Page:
A red-and-blue toy gun in his hand, five-year-old Giovanni Ng races around the small shelf in the hillside, pointing his weapon at the doors ahead. This is Station 10, where barely discernible storage rooms have been shaped into the rock face, some sort of defensive point maintained during the Japanese seizure of Hong Kong during World War II.
“I kill the bad guys,” says Giovanni, to no one in particular as he darts through the wooded space. In this particular place, the bad guys have been the Japanese, whose attack on December 8, 1941, through the verdant hills began shortly after the Pearl Harbour bombing. British, Canadian and Indian troops rallied until the city fell on Christmas Day, following 18 days of fighting against a vastly superior force.
“It was a hard time,” says John Ng, the boy’s father. “I have brought my son here to show him the history. We love Japanese culture but it is important to know both the good and the bad things.” This is one of the stops on the Wong Nai Chung Gap Trail that traces key points through ammunition depots, bunkers and firing positions in the Battle of Hong Kong, a battle that saw around 6,000 casualties on both sides.
Second World War history is writ deep in the woods and hills that girdle the heart of the bustling megapolis. Vertiginous towers and busy commercial complexes might be the best established leitmotifs of the city, but long before it became one of Asia’s economic tigers, Hong Kong was simply a British colonial town trying to hold out against a rampaging enemy.
“Today there is virtually no evidence in Hong Kong of the Second World War,” writes David Campion in an essay titled “The Colonial Past in Hong Kong’s Present”. “… It is a truism of Hong Kong that the old is constantly being torn down to make room for the new, and thus it may be easy to forget what happened during the war.”
According to a 2015 report in the South China Morning Post, the city’s flagship English daily, 53 military sites, buildings or structures here are considered historic, and of these 45 are connected to the Second World War. Not all are well preserved, says military historian Chi Man Kwong, who teaches history at Hong Kong Baptist University, but they need to be.
“To me, the most important reason for the preservation of these structures is that they encapsulated a crucial part of modern history: namely the history of the British Empire as well as the history of the rapid technological changes from the mid-19th century to the mid-20th century,” he says. “Hong Kong is a curious place where you can find military structures built from the Victorian period to the Cold War. Together all these historical sites can be seen as one coherent group of historical structures reflecting that very turbulent age.”
A fortnight after the release of Dunkirk, one of the year’s finest films, it seems especially fitting to comb through Hong Kong’s role in the Second World War.
There are 10 stops on this hiking route and they can be visited on foot or by driving around. This trail really is the heart to understanding the impact of the war, with information points at each location in English and Chinese. For instance, Station 1 formed the entrance to the anti-aircraft battery while gun positions were located at Station 2 to defend the valley below. The hills are littered with “pill boxes” or concrete posts from which to fire ammunition. Near Station 10, the final stop, is a small memorial erected in honour of 58 medical staff of the St John’s Ambulance brigade who lost their lives.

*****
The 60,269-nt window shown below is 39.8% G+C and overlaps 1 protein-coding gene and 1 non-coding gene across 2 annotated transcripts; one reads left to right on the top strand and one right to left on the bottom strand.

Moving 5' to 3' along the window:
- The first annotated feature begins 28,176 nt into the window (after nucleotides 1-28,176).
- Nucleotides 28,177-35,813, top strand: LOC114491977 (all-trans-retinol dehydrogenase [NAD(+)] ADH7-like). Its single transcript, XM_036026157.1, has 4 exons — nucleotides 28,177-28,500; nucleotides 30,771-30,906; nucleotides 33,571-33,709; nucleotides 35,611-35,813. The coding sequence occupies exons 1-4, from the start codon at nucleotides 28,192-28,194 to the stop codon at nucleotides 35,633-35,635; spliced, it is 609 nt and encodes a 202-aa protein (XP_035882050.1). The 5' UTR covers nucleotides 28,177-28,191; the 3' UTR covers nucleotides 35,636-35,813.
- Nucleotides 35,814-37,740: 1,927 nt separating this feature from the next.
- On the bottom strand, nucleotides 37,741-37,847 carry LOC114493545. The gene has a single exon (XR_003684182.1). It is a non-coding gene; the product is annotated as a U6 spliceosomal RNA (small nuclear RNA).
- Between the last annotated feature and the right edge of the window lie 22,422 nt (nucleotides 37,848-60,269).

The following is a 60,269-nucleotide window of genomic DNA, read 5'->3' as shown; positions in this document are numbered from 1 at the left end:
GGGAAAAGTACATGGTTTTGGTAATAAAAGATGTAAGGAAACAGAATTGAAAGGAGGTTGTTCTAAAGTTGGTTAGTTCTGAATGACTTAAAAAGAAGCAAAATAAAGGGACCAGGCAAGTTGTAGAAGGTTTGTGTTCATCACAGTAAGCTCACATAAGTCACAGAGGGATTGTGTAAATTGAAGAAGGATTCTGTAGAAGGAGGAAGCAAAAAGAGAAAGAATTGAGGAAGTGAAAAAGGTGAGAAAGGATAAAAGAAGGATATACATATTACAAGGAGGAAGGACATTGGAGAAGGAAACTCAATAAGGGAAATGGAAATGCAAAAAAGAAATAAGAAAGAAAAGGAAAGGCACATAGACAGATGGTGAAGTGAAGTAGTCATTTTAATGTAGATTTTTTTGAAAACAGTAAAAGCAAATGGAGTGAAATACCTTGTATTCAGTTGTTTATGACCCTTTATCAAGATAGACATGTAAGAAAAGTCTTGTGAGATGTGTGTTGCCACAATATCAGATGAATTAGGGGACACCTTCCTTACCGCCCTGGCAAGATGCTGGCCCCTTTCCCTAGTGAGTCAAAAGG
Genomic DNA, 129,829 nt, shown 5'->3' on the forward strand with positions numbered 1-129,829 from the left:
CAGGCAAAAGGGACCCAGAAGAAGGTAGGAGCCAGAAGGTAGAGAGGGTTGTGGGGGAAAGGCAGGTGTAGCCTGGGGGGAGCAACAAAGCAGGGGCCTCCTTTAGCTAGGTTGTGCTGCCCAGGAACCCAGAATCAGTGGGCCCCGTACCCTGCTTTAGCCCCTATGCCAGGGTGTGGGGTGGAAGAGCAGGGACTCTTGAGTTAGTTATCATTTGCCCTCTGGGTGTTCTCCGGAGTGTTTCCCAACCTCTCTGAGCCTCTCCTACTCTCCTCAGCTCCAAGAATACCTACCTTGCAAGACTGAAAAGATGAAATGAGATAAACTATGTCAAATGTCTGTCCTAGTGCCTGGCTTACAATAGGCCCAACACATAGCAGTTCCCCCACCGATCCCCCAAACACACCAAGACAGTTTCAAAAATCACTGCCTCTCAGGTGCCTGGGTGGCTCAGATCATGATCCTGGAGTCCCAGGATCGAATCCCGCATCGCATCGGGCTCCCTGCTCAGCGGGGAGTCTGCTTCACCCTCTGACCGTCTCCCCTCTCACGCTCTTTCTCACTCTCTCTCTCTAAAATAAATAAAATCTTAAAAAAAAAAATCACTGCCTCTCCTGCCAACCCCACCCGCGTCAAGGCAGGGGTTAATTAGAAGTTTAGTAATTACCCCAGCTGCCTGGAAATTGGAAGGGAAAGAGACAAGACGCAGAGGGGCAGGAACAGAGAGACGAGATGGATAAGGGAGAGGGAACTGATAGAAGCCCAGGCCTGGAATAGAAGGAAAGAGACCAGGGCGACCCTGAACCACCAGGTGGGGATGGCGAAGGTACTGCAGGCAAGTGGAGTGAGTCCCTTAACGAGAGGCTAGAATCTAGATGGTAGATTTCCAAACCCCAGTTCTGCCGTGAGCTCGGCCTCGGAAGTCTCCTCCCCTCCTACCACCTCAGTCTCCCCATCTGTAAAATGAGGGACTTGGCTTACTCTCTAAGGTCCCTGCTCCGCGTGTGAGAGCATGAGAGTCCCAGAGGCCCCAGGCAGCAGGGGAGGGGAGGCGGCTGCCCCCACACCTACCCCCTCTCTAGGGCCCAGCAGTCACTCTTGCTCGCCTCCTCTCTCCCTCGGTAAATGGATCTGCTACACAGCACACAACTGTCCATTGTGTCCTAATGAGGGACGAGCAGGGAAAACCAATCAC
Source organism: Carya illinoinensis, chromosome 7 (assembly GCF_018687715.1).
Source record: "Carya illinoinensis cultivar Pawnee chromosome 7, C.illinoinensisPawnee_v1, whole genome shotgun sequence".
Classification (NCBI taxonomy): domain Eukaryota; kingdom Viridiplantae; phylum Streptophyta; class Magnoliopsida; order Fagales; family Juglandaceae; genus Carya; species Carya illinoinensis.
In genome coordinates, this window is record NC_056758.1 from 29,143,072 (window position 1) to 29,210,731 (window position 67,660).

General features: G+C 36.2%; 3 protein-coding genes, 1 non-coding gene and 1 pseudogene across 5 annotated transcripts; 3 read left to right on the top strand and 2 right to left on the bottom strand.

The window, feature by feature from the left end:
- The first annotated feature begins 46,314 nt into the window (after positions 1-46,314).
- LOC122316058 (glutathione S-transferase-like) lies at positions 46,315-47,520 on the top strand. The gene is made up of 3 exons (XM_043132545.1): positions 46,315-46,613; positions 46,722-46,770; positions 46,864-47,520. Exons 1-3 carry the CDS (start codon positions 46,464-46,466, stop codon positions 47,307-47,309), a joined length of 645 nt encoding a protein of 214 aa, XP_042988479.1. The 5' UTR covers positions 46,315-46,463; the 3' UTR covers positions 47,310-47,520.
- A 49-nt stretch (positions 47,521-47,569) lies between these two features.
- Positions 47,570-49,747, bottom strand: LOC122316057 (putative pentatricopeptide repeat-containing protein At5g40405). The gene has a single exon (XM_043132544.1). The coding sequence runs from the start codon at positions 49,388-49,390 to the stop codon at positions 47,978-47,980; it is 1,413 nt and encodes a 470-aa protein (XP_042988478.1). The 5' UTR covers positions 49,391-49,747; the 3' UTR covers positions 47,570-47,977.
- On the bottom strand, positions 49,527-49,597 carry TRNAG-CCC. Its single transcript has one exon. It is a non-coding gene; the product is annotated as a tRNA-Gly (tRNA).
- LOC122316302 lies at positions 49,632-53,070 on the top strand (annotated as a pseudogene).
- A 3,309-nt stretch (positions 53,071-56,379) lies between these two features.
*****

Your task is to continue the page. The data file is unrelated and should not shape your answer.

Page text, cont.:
On a sloping hillside that has several cemeteries, the Sai Wan War Cemetery is the main resting place for those who died defending Hong Kong or as prisoners of war. It contains 1,505 Second World War graves, including of 104 Indians, who formed the third-largest contingent. Before the cemetery unfolds downhill, the entrance hosts a memorial with names of more than 2,000 soldiers who died during the war but who have no known grave, including 287 from the Indian army. Hindus and Sikhs, who fought for Hong Kong and were cremated, have a separate panel cataloguing their names. The Indian soldiers’ graves are at the very end and some stand out with Urdu and Devanagiri engravings on their head stones. Some simply state in English, “A soldier of the Indian Army is honoured here.” The Indians buried here had served in the Hong Kong Volunteer Defence Corps, the Rajput Regiment and the Hong Kong Singapore Royal Artillery.
The Stanley Military Cemetery and Hong Kong War Memorial is a ground maintained by the Commonwealth War Graves Commission. This is much smaller than Sai Wan and was originally set up in the mid-19th century after the British took the city; it features graves from the previous century as also of three soldiers who died in the First World War. It was reopened in the 1940s and contains 598 graves of Second World War servicemen, including those of five Indians.
Hong Kong University now comprises a warren of variously shaped buildings scattered on a slope, but its centrepiece is a baroque-style building that was completed in 1912. Inside, the main foyer contains a bust of a prominent Parsi businessman, H.N. Mody, who helped the university get off the ground. But when the war hit home in December 1941, this building served as a temporary hospital. It was significantly damaged during those years, its wooden ceiling ripped up and used as fuel. Classes resumed in October 1946.
The top is reachable by tram—which still curves ominously as it winds its way up. The building that now houses the restaurant was used as a guard post by the Japanese during the occupation. The Peak area itself was a posh residential enclave for the British shortly after the war. Nowhere is life on the peak more charmingly captured than through the eight-year-old eyes of Martin Booth’s narrator in Gweilo, his memoir of the immediate post-war years.